Once they’ve almost doubled in size and the oven is preheated, brush the loaves with an egg wash to give the exterior a shiny golden finish. OR, what I’ve discovered works well is a spritz of water. Not too much, but if you have some type of water mister it will help you achieve a crispy evenly browned crust. Use the regular bake setting, not convection, to prevent the loaves from forming a crust too soon before they’ve had time to rise properly. You can switch to convection for the last few minutes if the baguettes aren’t browning enough.
Give the loaves some slashes with a very sharp knife or razor blade to ensure they rise evenly without splitting. It also gives them that authentic French Baguette look. Make a quick one direction slice without sawing back and forth.
If you’re lucky enough to score a baguette pan like this, it’s awesome and just happens to be the perfect size for this recipe. The holes help the baguettes bake and brown evenly and it’s super non stick so they slide right out.
Otherwise, if you’ve got a full sized baking sheet you can bake all 4 on one pan, laying them crosswise. Or use 2 regular sized baking sheets and lay them lengthwise. Put an old pie plate on the very bottom of the oven under the lowest rack and add 1 1/2 cups boiling water before you preheat the oven. The steam created helps give the bread a golden crusty exterior with a chewy interior. I know that doesn’t make sense but it’s true.
Bake on the middle rack of the oven if you’re using a full baking sheet or on the lower and middle rack if you’re using two sheets. Turn the heat down slightly after 15 minutes but don’t open the door and don’t be tempted to switch rack locations if you have 2 baking sheets. After 15 minutes, the baguettes may look like they’re almost done but they need more time to ensure they have a nice crusty exterior. It’s also important to cool them on a rack right away so don’t leave them on the baking sheet.
Homemade bread has none of the preservatives that store bought has so you’ll want to eat these within a day or two. Baguettes freeze well so you can eat some and save a few for another time. Once they’re defrosted, pop them in the oven for 5 minutes and they taste like freshly baked all over again.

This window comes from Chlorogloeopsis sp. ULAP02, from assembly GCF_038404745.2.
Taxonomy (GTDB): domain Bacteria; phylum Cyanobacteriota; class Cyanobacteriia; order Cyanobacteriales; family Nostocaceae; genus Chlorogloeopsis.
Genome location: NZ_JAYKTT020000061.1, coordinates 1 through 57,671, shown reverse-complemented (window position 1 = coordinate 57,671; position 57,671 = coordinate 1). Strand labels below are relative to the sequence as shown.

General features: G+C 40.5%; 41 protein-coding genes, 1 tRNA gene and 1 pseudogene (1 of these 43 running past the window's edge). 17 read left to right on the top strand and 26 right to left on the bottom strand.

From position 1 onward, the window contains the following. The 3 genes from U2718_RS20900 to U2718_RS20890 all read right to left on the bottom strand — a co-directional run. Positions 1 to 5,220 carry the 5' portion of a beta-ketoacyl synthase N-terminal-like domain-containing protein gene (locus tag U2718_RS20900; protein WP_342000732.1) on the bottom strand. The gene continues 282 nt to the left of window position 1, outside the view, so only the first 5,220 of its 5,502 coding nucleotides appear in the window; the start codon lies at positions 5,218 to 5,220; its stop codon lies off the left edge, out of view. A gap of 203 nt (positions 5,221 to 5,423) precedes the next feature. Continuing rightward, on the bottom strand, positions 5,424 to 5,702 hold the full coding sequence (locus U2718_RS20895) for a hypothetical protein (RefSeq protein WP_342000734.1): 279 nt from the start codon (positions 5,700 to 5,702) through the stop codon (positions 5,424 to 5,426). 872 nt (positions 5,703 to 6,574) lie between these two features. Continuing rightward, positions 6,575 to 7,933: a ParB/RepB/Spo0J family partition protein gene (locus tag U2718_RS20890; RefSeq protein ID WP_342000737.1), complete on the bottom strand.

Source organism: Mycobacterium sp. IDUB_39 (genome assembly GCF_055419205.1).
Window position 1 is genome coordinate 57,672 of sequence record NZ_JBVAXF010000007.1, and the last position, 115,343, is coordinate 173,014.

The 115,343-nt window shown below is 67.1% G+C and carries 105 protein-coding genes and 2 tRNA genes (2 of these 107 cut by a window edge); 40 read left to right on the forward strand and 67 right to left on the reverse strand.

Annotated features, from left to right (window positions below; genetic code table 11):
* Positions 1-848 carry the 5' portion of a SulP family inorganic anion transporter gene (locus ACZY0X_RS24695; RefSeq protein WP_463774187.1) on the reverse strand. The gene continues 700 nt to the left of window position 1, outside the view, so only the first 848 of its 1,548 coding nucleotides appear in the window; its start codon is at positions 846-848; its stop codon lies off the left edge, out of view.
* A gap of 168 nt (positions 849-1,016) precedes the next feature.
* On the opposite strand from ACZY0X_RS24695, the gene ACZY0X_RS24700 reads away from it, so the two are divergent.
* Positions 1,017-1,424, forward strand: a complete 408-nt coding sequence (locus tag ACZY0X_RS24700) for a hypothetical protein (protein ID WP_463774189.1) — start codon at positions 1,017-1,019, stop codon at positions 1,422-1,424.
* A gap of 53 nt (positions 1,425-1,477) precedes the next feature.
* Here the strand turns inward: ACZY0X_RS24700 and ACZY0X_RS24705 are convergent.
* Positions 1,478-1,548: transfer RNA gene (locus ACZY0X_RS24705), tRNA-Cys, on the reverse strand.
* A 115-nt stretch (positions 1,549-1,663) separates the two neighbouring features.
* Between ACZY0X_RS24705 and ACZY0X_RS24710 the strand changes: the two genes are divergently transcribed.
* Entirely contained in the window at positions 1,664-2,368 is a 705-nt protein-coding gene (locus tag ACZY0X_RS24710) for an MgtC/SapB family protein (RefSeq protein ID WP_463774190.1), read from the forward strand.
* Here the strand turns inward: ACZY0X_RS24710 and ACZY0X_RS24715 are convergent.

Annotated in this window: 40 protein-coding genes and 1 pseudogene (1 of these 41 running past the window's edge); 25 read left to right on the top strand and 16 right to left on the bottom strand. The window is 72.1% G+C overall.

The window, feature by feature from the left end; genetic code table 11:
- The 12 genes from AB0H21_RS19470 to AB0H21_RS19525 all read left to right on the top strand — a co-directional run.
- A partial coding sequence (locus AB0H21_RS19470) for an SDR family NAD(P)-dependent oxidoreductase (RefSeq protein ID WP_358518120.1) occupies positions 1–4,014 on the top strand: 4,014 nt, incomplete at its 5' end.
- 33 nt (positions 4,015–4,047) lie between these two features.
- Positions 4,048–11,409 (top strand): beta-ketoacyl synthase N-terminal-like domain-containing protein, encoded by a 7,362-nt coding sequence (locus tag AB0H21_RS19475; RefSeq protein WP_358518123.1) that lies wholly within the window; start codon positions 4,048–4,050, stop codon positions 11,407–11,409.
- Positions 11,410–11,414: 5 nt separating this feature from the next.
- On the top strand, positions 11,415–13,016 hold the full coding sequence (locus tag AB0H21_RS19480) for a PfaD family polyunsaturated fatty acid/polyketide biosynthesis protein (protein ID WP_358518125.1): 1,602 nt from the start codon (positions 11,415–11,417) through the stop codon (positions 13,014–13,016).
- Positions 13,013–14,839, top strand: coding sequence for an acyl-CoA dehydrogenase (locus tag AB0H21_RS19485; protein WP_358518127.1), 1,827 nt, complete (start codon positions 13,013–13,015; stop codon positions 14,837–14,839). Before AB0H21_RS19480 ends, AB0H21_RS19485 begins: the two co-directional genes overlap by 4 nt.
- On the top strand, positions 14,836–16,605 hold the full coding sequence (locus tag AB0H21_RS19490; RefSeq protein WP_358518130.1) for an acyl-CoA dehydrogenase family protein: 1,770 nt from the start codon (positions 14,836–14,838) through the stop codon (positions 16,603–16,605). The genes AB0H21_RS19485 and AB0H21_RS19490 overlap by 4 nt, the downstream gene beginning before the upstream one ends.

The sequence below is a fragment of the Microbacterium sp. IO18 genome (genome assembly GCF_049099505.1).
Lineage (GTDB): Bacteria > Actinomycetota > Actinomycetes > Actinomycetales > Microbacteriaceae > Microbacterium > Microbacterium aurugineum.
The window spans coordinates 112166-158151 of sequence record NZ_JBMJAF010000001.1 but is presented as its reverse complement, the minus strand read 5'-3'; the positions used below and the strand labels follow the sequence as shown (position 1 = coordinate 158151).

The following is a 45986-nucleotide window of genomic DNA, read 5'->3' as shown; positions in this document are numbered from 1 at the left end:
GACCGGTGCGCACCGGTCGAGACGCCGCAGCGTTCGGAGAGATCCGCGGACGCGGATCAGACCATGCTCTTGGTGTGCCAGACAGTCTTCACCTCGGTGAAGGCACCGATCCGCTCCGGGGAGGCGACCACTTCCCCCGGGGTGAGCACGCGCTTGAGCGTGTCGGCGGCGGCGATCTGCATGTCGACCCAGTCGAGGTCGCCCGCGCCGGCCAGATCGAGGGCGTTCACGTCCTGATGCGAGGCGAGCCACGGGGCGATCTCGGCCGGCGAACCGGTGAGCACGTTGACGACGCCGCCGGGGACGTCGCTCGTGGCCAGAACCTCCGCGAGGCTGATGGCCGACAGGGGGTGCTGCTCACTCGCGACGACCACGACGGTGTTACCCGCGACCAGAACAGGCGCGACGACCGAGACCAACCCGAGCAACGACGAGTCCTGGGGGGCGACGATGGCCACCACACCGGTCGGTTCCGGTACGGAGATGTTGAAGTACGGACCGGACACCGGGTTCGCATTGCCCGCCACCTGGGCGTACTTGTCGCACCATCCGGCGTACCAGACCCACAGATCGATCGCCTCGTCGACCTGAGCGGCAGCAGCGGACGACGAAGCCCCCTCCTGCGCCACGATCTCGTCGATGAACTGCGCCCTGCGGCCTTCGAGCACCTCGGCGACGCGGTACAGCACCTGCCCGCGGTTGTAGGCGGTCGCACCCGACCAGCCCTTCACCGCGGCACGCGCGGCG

Here’s the recipe:
- 1 tsp active dry yeast
- 2 cups warm water, or slightly less
- 4-5 cups unbleached all purpose white flour
- 2 tsp kosher salt course salt
- 1 egg, beaten mixed with 1 Tbsp cold water or cold water mister
- oil for greasing baking sheet if not using baguette pan
- Dissolve yeast in a small bowl in 1/2 cup warm water. Stir and set aside until it foams, about 5-10 minutes.
- Combine (most of) flour and salt in the bowl of a stand mixer with dough hook attachment. Add yeast mixture and remaining 1 1/2 cups warm water. Knead on speed #2 until the mixture is combines well and dough is no longer sticking to the bowl, adding more flour in small amounts as needed. Knead until smooth.
- Take bowl from mixer and cover with a damp towel. Let rise at room temperature for about an hour or longer, until doubled in volume. It may take 2-3 hours depending on the season and where you live.
- Punch down the dough and knead a few times on a floured surface. Cut into 4 equal pieces and roll into long thin loaves. Use a rolling, squeezing, pulling technique.
- Transfer loaves into a baguette pan or a lightly oiled large baking sheet or 2 loaves onto each of 2 baking sheets. Let rise again until nearly doubled. Cover very carefully with oiled plastic wrap if desired, but that is optional. Second rising normally takes 45-60 minutes.
- Preheat oven to 450 degrees on the bake setting, not convection bake. Ensure rack is in middle of oven or if using two baking sheets, the lower and middle location. Place a metal pie plate on the oven bottom under the lowest rack and add 1 ½ cups boiling water.
- Beat egg and add cold water. Brush over loaves. OR, spritz gently with water. Using a very sharp knife, slice diagonal slits in the tops of loaves.
- Bake for 15 minutes at 450° then reduce heat to 400 without opening the door. Bake another 5-10 minutes until loaves are golden brown. If desired, switch to convection bake for last few minutes if loaves aren't browning enough.